Adapted from: DFID (2000: p. 256) .

Figure 1. Transformative sustainable livelihoods approach.

As can be seen in the Figure 1 above, sustainable livelihoods approach is essentially a framework that compares the shocks that the rural populace faces in their efforts to attain transformative and sustainable development. The first box on the left side of the SLF shows the shocks that include seasonal fluctuations and trends showing how vulnerable rural people are. The middle box shows various stakeholder policies and structures that can be transformed to make contract farming more effective. The last box shows the results expected after all the policies have been successfully combined. In the vulnerability context, the smallholder farmer is assumed to have several livelihood options of which farming is one ( Scoones et al., 2018 ). The farmer is vulnerable to internal and external shocks threatening productivity hence the need to consider other livelihood options. The SLF examines the synergies and associations of assets in a policy environment, allowing the researcher to assess livelihood changes in any geospatial context ( Scoones et al., 2018 ).

The moderating factors for transformative livelihoods are an addition to the original DFID Livelihoods Approach. The moderating factors we have considered are “relevance”, “ownership”, “evaluation”, “knowledge sharing” and “stewardship”. Our argument is that if livelihoods lack relevance to and ownership by the people on the livelihood initiative, it becomes highly unlikely to achieve the intended transformative lives in the community ( Balkyte & Peleckis, 2010 ). Furthermore, if livelihoods are not properly evaluated and the knowledge is not shared and not managed well, attainment of transformative lives is greatly compromised. This is because life which is not embedded in grounded knowledge is temporary and not sustainable ( Clark et al., 2016 ; Cummings et al., 2017 ). Also, livelihoods discourse without the people possessing a stewardship mindset is surely void of multiplier effect and sustainability beyond the current generation. Scholarship on stewardship has demonstrated that it (stewardship) is lifeblood of intergenerational responsibility with its ethic value of planning and management of resources ( Madison et al., 2016 ; Mills & Keast, 2009 ). Essentially, the additive effect of these factors helps to promote community members’ commitment to their own development while informing planning for community development to pay particular attention to these factors. Put together, the moderating factors for transformative livelihoods complement the original components of vulnerability context, transforming structures and process and livelihood outcomes to bring a new concept, Transformative Sustainable Livelihoods Approach.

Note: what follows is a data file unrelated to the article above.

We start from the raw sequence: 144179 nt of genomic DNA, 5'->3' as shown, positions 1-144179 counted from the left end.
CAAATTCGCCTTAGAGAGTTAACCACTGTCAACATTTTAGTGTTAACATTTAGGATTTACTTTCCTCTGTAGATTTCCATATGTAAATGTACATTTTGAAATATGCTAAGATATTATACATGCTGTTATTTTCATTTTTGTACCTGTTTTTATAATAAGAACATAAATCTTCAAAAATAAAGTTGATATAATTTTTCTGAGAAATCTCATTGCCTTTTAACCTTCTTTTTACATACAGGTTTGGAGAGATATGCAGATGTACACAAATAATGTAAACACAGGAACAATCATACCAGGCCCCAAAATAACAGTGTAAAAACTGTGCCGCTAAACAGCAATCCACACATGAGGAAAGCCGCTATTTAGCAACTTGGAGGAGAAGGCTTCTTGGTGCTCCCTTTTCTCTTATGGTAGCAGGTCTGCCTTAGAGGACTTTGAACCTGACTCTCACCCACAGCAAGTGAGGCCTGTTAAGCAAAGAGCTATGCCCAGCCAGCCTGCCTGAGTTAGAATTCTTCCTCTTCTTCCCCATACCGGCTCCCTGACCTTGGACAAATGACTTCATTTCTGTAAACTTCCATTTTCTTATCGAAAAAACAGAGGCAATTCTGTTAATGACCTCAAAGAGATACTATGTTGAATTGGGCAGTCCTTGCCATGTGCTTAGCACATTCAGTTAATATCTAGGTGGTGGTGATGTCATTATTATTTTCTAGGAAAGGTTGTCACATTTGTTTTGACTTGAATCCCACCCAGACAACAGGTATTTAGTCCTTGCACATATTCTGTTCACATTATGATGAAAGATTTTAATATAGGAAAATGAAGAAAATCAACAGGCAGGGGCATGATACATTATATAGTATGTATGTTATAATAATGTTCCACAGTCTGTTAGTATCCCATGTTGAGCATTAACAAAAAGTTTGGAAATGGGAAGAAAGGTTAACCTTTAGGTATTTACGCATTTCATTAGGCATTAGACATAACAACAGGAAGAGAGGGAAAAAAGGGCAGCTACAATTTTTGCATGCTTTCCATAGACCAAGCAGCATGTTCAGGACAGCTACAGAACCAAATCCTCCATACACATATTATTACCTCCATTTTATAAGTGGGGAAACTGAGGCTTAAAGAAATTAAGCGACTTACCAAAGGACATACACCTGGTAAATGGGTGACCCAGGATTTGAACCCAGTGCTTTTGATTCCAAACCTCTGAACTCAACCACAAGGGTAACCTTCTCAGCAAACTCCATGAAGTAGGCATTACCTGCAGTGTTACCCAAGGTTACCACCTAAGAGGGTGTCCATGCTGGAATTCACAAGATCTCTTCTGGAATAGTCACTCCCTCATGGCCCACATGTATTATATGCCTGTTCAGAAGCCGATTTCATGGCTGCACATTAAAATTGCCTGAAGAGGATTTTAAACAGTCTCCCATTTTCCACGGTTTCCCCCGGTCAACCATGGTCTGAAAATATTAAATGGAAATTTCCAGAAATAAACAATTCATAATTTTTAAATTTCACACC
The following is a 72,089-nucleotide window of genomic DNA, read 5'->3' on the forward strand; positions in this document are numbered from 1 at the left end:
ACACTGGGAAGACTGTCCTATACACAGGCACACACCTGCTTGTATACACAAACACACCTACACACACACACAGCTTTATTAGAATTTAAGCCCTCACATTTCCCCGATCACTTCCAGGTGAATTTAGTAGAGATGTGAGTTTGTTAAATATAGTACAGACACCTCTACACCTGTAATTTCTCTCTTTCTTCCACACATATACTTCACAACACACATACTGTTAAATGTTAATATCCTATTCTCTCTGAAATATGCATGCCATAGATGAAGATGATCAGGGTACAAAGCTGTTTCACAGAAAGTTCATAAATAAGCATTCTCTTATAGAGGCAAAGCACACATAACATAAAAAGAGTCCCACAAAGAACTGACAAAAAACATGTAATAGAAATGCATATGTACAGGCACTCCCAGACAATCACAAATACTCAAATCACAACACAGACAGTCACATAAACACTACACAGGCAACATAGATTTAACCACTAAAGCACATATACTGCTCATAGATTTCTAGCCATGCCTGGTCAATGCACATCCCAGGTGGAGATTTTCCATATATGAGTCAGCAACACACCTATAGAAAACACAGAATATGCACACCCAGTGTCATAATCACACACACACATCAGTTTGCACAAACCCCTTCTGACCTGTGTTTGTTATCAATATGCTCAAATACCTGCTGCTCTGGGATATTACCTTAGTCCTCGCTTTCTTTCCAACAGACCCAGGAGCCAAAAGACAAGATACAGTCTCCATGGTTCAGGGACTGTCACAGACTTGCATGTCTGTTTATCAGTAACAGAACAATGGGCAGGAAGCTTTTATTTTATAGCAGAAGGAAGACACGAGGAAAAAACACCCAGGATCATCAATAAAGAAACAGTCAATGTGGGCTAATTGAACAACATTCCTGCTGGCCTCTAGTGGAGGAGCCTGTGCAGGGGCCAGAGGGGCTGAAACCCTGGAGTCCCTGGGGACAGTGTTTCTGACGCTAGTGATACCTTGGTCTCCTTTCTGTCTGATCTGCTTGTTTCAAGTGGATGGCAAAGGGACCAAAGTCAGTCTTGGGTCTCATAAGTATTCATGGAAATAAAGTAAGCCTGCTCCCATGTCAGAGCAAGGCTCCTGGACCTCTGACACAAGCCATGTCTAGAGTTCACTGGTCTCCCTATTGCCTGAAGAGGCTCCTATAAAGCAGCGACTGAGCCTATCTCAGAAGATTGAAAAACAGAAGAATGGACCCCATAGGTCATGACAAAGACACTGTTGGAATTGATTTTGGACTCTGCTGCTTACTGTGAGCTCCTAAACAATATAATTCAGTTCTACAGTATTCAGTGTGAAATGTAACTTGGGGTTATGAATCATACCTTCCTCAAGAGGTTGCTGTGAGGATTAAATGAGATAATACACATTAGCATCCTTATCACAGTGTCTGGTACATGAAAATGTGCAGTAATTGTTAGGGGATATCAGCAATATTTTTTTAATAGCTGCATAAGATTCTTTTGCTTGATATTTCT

The mediating processes involve transforming the structures such as rules, regulations, and institutions to achieve livelihood outcomes and enhance livelihood assets. For instance, the Zimbabwean Environmental Management Agency (EMA) imposes a constraint on the farmer by monitoring those who illegally cut down trees for curing tobacco. The illegal cutting down of trees for any use is a criminal offence which warrants a penalty of up to US$ 300 per tree ( EMA, 2012 ). The emergence and growth of contract farming for small-scale farmers is a response to market failures to allocate productive resources to all sectors of the economy ( Scoones et al., 2018 ). Most smallholder farmers cannot afford the collateral security that is required to obtain working capital from financial markets given the absence of title deeds in the newly resettled areas. Contract farming thus becomes a critical intervention in addressing this inherent market failure. According to the DFID (2005) , several indicators can be used to assess rural livelihoods, and these are shown in Table 1 below.

The indicators depicted in Table 1 below are deemed relevant to this study based on their ability to reflect the economic and human development of the smallholder farmers within the Igava community.

2.3. Empirical Literature Review

Baumann (2000) postulates that three types of contract farming exist, namely market specification, resource-provision, and production management contracts.

Table 1. Indicators of rural livelihoods.